Gouffre De Padirac

Gouffre De Padirac


There is loads to see and do around the Dordogne region but if you don’t mind a bit of a drive then visiting Gouffre de Padirac is an absolute must. Its just a fifteen minute drive from the popular tourist town of Rocamadour and believe me, its absolutely worth the detour. Its a popular destination so if you can pre-book your tickets thats best, otherwise you will have to wait a couple of hours till your time slot. Sam and I had about three hours to kill so we got a late lunch and then sat down on a picnic bench and admired the view.

My first sight of Gouffre de Padirac was the huge chasm that spans 35 metres across and about 75 metres down. I was really quite excited, I really just wanted to get to the bottom and have a look. As we descended the staircase which, felt like it took forever, the air was getting considerably cooler and I was glad I had a hoodie with me. There was an abandoned restaurant about a third of the way down and the staircase looked a little worn out and run down too, which just made me feel like I was in Jurassic Park 3 inside the pterodactyl cage.



Once we got to the bottom I was amazed by how different it looked compared to what was above us. The scenery at the top was very much landscaped, neat and tidy whilst the bottom of the chasm was mossy with ferns growing wherever they wanted almost untouched by humans. It just looked so pre-historic, if the concrete path and metal staircase hadn’t been there I could have sworn I had been transported back in time. We continued down the path and entered the caves, going down to a depth of 103 metres below ground. It was cool and damp with no wind or movement in the air. The path down was dark but lit enough so that you could see the scale of the caves. The ceiling was easily 20 metres up at places and the rocks were both down-lit and up-lit at different points so you get a really good look at the natural shapes that had been carved out over thousands of years.



We continued along the path looking around at the cave formations and we eventually got to the end. To travel further, we boarded a small gondola steered by a French tour guide along a subterranean river. He explained that the ceiling was 46 metres high at some places along the route and if it did not have a ceiling it would have been an amazing canyon.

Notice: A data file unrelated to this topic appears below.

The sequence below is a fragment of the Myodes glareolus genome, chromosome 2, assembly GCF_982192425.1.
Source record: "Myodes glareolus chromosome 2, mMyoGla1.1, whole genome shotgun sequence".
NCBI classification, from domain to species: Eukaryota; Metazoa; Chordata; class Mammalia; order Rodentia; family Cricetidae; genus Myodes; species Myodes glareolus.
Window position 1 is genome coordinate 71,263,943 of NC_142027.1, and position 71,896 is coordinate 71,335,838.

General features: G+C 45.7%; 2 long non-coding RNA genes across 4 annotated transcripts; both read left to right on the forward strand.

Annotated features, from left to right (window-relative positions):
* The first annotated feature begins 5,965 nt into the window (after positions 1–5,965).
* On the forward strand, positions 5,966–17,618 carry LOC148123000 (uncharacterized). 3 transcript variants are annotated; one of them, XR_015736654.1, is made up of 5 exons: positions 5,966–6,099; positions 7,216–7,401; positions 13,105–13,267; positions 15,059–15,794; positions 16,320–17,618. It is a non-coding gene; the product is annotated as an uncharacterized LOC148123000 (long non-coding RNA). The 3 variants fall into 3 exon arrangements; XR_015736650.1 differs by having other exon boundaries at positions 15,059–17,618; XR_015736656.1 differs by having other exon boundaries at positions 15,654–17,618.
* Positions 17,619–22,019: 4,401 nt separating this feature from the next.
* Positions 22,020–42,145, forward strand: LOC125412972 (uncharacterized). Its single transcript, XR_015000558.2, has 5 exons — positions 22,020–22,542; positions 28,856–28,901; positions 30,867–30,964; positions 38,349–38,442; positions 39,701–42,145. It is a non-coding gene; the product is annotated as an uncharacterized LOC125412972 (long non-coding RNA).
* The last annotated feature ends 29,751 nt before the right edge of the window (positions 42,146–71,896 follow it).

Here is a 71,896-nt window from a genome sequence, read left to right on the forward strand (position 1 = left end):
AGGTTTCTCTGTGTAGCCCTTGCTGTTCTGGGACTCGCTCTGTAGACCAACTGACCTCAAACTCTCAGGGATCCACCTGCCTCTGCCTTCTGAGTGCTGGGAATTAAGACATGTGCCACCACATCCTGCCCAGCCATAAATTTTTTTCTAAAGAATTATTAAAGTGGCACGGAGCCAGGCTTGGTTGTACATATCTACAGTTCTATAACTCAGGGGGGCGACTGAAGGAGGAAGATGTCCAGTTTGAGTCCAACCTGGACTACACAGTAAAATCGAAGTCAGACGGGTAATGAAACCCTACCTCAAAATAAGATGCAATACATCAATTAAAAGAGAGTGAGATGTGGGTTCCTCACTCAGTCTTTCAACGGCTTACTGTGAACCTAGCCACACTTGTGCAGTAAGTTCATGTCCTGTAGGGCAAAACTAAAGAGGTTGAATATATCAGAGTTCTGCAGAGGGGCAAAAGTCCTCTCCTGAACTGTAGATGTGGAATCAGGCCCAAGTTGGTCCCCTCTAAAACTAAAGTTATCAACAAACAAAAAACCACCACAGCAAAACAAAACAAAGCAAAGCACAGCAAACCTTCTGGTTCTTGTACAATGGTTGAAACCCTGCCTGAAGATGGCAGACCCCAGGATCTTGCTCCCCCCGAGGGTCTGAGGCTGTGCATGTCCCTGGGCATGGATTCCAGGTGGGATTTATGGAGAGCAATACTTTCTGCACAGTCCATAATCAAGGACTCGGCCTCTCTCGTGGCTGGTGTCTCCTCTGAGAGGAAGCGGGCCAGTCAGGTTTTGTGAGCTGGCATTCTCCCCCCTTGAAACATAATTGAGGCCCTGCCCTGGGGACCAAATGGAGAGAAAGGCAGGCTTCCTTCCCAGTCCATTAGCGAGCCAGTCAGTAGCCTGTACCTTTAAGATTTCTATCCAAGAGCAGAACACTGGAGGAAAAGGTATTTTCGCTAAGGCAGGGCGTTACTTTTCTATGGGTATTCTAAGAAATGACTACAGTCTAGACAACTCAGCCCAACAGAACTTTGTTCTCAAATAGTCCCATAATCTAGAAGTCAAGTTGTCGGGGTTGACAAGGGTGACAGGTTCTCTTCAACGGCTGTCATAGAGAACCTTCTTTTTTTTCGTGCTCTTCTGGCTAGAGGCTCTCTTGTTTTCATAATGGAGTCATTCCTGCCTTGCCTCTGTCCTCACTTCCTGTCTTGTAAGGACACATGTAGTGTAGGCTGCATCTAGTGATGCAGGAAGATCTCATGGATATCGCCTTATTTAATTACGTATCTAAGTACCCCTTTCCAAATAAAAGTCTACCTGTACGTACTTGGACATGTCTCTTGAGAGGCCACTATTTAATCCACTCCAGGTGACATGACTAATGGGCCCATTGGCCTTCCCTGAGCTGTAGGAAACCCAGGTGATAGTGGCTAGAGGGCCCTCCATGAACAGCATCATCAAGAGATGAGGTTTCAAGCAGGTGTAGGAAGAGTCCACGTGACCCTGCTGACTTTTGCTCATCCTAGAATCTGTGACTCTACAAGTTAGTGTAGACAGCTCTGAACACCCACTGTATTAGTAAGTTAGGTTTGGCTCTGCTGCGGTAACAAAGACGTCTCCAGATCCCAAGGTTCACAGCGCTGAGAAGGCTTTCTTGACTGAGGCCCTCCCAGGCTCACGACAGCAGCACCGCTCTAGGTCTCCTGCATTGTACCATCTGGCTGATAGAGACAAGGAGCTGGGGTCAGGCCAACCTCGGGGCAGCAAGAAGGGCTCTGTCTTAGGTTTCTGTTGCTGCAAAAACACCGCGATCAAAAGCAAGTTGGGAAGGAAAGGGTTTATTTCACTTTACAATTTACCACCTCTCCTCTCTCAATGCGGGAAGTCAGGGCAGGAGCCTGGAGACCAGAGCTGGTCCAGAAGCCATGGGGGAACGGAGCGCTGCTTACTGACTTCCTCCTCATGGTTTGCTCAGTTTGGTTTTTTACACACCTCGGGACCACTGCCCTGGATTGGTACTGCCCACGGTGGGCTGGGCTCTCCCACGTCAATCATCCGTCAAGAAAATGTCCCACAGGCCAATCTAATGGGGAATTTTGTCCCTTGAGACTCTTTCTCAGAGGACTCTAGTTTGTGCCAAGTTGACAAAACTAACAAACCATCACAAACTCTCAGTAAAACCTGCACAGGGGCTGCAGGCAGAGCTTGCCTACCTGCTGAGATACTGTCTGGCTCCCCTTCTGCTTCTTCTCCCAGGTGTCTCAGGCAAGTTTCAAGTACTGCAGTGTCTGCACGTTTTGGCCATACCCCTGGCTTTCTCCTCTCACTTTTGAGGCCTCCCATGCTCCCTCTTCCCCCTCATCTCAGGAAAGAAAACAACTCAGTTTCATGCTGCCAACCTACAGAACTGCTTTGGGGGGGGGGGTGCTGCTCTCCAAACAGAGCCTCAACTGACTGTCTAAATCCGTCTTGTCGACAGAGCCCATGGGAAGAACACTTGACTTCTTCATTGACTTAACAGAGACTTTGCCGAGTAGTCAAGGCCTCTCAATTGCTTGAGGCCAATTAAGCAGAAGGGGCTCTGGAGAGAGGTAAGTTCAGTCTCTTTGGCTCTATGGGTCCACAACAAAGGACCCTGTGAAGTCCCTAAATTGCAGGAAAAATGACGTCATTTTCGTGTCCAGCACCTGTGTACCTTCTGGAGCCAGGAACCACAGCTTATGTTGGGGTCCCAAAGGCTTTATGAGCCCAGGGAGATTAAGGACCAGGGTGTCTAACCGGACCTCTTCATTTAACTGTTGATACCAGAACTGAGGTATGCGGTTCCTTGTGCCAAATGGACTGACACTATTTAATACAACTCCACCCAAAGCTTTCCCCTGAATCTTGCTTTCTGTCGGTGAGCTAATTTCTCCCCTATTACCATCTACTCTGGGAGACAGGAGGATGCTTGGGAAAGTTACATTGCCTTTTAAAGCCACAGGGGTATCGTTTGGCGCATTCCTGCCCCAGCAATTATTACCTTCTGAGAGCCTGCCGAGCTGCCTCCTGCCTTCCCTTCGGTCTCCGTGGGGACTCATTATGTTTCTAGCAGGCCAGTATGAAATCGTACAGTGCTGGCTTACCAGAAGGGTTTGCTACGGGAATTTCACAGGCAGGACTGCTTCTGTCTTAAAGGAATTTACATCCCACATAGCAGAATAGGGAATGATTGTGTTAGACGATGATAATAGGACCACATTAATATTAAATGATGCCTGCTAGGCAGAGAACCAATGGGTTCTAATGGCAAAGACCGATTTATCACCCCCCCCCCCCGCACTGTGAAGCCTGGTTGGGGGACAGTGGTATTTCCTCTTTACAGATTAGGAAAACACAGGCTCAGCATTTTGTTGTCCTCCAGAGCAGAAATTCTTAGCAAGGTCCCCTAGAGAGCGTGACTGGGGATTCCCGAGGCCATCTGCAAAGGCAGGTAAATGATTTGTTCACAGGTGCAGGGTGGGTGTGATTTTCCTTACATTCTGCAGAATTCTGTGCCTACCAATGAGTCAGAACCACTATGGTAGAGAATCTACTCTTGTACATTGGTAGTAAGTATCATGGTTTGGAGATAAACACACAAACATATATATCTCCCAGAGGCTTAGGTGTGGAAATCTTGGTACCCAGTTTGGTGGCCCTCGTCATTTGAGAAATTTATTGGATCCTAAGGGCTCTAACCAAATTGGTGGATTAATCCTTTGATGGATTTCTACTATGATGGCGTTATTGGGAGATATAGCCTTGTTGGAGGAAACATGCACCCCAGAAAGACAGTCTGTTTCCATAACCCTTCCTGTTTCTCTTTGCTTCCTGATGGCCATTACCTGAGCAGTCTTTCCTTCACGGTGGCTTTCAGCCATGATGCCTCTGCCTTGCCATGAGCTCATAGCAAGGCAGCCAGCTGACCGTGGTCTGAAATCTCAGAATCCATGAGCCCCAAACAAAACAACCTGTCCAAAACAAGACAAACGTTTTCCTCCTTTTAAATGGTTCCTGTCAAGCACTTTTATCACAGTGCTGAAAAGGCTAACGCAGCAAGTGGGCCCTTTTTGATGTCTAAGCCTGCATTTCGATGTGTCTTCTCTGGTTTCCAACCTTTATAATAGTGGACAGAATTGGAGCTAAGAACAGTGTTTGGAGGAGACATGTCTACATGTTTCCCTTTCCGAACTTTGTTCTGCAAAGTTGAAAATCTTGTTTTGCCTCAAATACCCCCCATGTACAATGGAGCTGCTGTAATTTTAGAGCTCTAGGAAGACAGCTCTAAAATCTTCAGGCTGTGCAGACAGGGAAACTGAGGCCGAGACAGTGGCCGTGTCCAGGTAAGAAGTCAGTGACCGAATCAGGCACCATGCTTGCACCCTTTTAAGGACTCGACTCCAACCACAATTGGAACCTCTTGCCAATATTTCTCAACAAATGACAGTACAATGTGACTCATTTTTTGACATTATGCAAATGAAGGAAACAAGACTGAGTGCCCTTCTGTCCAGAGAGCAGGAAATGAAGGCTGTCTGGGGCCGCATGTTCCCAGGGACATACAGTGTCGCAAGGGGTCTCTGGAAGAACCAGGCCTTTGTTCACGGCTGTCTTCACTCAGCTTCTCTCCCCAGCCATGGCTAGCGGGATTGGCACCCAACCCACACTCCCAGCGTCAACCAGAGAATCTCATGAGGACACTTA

We continued along about ten minutes or so passing other tourists in boats on their way back to the cave entrance. We reached the end of the river and we were allowed to continue on foot along another concrete path. This part of the cave was damp and you could see the water slowly dripping down the sides leaving calcium deposits in its wake. There was a huge stalactite called The Grand Column that was 10 meteres long! Its crazy that these strange formations are created by dripping water over thousands of years. It really puts time into perspective. I bet it barely changes over a human lifespan.

We continued along the concrete path and entered a chamber called Lac Des Gours that was filled with rock pools of crystal clear water. It was quite spooky being able to see straight to the floor although the water got a lot darker towards the back. I wondered how deep they were. The next chamber was absolutely jaw-dropping, its called Le Grand Dôme or Cathedral. It was this huge open space, the ceiling was at least fifty metres up, stalactites and stalagmites covered both the sides and floor in places. We had the chance to walk right around the chamber, it was amazing seeing it at all the different angles. I really wish I was allowed my camera out at this point as honestly it was just such an amazing view. There was this crazy stalagmite that had formed from water dripping above it. It looked like a pile of grotty plates stacked up on top of each other. Honestly, it really was just amazing.

Sam pointed out a rickety staircase high above us drilled into the cave walls, no doubt from earlier days of cave exploration. It didn’t look like it had been climbed or used for a fair few years though.

We explored roughly 2km of the cave system but the river goes on another 46km.




Gouffre de Padirac has been known since the 3rd century and apparently was inhabited during the 15th and 16th centuries. Edouard-Alfred Martel is considered the founding father of the cave and he first explored it in July 1889. It was his passion to open the caves up to tourists and he spent a lot of time and considerable effort to get the caves ready for public exploration. He was also interested in preservation; I remember the tour guide telling us about the gas lamps that left dirty soot marks on the rocks that Edouard-Alfred had replaced with state of the art electric lighting. He wanted the caves to be preserved and respected.

Sam and I headed back to the gondolas and back towards the entrance of the cave. It was echoey and each sound was crystal clear. I took in the cool air, murky water and the fresh damp scent. I was a little sad that I didn’t get any pictures of the main chamber but I understand why they don’t allow photography. I wanted a little reminder of our visit so we stopped by the gift shop. I chose a piece of orange calcite; I love collecting rocks and crystals. I didn’t have one in that colour so I thought it would make a good addition to my collection.

Have you ever visited Gouffre de Padirac? What did you think?


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